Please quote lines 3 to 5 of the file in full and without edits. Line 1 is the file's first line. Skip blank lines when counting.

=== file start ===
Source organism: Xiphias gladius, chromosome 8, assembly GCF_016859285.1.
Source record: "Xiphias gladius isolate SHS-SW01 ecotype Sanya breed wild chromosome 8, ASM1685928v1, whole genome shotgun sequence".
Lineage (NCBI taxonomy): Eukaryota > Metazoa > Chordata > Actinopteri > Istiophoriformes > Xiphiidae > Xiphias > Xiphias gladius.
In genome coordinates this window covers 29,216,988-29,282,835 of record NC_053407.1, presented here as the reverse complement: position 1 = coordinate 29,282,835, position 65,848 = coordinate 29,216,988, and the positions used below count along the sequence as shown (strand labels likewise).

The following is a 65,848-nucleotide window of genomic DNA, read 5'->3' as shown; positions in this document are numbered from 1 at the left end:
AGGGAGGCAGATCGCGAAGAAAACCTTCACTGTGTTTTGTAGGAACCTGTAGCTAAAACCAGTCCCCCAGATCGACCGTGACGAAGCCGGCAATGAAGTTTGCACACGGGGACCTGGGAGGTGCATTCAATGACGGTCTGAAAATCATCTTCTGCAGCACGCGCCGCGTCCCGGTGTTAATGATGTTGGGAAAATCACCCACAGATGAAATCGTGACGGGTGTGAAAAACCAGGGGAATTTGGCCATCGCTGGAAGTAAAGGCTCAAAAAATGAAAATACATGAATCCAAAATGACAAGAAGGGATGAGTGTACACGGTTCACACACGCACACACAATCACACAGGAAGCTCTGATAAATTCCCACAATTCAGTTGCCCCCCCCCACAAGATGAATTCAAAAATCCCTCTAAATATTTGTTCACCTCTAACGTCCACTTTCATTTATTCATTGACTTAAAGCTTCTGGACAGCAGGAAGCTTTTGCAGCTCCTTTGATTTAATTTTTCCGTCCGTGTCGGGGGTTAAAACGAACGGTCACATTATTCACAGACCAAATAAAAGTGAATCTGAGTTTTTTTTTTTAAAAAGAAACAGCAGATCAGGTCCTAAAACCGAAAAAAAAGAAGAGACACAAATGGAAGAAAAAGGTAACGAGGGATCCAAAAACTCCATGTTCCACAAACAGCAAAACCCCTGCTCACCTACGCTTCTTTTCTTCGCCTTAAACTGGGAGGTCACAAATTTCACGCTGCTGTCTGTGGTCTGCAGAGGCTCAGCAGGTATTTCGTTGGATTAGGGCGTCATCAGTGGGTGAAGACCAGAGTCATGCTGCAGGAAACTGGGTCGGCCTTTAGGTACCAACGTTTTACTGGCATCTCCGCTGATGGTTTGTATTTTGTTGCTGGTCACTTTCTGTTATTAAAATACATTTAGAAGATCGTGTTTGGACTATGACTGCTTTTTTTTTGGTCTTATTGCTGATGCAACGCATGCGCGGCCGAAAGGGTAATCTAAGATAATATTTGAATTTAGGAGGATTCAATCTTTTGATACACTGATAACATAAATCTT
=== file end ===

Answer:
Lineage (NCBI taxonomy): Eukaryota > Metazoa > Chordata > Actinopteri > Istiophoriformes > Xiphiidae > Xiphias > Xiphias gladius.
In genome coordinates this window covers 29,216,988-29,282,835 of record NC_053407.1, presented here as the reverse complement: position 1 = coordinate 29,282,835, position 65,848 = coordinate 29,216,988, and the positions used below count along the sequence as shown (strand labels likewise).

The following is a 65,848-nucleotide window of genomic DNA, read 5'->3' as shown; positions in this document are numbered from 1 at the left end: